Throughout the book, Ms. McCormick presents herself as a populist, and asserts the values of grassroots-based populism.  However, in stark contrast to her expressed love of “the people,” Ms. McCormick makes numerous attacks on the credibility of bloggers, always speaking in broad generalities with no specific examples.  She ignores the extraordinary number of times that the “elite” media has mislead its viewers, and makes a case for us to trust the media based only on its alleged credibility.  In my mind, this reads as if Ms. McCormick has a chip on her shoulder about bloggers and is somewhat disingenuous about her love of populism. This, when combined with the stories above, lead the reader to question whether her biases are only based around those that have supported her verses those who have not. 

Indeed, the title of this book is perhaps most misleading.  Although she occasionally pays lip service to ideas involving sex and gender, and sometimes, when describing so failure of support, she throws out the question (without an answer) “Was it about sex?”, she never once gives a credible reason to believe that any of the actions against her were based on her gender.  In this way, her assertions appear no different from Obama supporters asserting that opposition to his policies are founded in racism.  From a description of the book provided by the publisher, some opponents of the GOP may hope that this book will reveal some hidden sexism that pervades its ranks.  They will be sorely disappointed.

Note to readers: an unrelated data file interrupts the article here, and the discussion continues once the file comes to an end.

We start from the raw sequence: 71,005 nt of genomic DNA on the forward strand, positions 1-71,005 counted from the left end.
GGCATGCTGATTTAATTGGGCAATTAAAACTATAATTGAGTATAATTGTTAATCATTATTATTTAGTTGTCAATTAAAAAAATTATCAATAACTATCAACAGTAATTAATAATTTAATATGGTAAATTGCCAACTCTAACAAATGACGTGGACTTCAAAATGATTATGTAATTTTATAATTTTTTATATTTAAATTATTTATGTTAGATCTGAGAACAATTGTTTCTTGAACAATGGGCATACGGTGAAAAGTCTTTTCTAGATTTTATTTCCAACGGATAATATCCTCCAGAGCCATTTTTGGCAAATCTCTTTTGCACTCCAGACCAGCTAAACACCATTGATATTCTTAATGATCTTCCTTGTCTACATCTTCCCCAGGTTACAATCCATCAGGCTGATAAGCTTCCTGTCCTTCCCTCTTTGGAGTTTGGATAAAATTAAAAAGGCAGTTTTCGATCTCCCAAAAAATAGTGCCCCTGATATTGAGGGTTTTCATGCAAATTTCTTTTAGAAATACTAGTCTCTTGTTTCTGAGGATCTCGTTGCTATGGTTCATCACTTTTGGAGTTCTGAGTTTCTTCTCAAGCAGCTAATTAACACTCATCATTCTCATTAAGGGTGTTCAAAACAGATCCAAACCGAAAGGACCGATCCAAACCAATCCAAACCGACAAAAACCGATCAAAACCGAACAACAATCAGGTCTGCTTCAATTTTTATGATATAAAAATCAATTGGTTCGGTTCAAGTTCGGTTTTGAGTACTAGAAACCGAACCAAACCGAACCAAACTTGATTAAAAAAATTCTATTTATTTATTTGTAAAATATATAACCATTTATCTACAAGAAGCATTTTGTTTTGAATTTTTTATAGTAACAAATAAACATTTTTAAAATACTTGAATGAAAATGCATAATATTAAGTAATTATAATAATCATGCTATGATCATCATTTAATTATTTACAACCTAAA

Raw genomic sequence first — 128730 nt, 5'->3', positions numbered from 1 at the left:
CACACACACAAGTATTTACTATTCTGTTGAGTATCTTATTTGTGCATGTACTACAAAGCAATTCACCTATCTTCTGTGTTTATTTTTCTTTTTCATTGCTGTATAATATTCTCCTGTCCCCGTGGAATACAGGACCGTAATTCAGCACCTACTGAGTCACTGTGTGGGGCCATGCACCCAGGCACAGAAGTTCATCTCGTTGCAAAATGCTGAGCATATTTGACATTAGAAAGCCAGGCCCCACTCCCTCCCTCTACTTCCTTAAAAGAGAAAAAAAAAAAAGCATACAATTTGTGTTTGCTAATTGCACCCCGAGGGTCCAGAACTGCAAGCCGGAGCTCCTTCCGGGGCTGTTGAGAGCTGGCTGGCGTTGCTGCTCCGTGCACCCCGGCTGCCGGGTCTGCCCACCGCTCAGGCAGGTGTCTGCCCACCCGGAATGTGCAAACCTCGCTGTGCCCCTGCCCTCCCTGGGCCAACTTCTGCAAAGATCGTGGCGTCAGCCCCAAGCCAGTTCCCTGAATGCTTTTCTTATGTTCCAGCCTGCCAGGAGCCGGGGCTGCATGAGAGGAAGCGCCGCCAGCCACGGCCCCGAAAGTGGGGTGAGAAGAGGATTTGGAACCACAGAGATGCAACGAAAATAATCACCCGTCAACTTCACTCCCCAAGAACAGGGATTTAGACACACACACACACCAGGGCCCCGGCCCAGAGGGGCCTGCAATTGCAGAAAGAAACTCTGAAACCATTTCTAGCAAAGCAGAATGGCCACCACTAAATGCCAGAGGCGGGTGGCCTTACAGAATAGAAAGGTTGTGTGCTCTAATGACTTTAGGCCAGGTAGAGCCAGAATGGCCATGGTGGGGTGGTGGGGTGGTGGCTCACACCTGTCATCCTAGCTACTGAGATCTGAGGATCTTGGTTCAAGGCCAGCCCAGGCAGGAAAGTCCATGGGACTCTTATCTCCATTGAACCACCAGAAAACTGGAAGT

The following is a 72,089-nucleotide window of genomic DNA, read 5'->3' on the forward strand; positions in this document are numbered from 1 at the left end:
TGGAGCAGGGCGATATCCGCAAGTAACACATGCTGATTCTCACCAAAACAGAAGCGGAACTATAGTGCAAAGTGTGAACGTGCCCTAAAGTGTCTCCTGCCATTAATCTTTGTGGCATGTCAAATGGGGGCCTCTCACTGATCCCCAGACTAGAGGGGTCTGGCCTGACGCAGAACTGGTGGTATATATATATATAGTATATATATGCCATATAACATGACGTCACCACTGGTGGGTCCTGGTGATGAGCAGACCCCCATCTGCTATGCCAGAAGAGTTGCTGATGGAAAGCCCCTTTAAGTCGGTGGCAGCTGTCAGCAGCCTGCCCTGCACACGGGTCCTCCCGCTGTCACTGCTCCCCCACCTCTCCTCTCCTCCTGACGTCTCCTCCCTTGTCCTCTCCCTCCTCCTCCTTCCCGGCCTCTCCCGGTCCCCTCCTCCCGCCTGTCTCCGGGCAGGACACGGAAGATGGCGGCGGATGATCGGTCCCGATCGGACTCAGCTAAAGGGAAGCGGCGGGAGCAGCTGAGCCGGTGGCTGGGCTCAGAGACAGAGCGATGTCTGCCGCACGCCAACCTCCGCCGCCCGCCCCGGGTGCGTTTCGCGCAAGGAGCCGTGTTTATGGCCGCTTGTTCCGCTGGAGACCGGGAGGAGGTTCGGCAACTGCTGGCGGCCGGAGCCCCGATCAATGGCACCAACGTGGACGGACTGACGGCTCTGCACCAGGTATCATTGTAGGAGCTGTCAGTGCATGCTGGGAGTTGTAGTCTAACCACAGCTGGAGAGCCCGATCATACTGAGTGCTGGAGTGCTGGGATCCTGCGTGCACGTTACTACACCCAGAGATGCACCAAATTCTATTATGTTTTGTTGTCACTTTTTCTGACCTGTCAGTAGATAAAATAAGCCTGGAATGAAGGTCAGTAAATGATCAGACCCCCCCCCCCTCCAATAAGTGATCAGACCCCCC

Approximately the first three quarters of the book are largely devoted to Ms. McCormick’s stories from the front lines of politics.  The remainder, however, is devoted to explanations and guidelines devoted to the second promise, how we can change the way things are.  Although many of the examples given are generalized and somewhat uninspired (“get involved!” “vote!”), she also provides a great deal of explanation as to how a political campaign is actually run. She encourages all who are interested to get involved and run for office at the local level.  She encourages people who want to make changes and solve problems to run for local office based on grassroots efforts.  Where all of that encouragement would be nice but somewhat banal, she separates this book by actually providing an action plan that describes, from start to finish, how such a campaign can be run and won.  Additionally, she provides examples and instructions involving how bills can be written and passed in order to allow her readers to take action.  These instructions and examples, things that I have always been curious about but do not believe to be widely available, could make this book unusually valuable to those who are interested in making a difference.  This may make up for the book’s other weaknesses.

Looking for Hate in All the Wrong Places

I’m somewhat sorry to admit that I’ve never actually been to a Tea Party protest.  In fact, I’ve never been to any protest at all; they’re just not my style.  Oh, I admit that in my younger days, I was somewhat intoxicated by the allure of hippie-dom, but it was all superficial.  My first year of college coincided with then-President Clinton wagging the dog in the mid-east, and the ensuing rumors of potential war led to many fantasies of growing my hair long and sitting around burning (my male friends’) draft cards while singing songs from Hair.  But then 9/11 came along, and I started answering the few pitiful attempts at anti-war protests with snide comments about whether we should wear our burkas on the way or just change when we got there.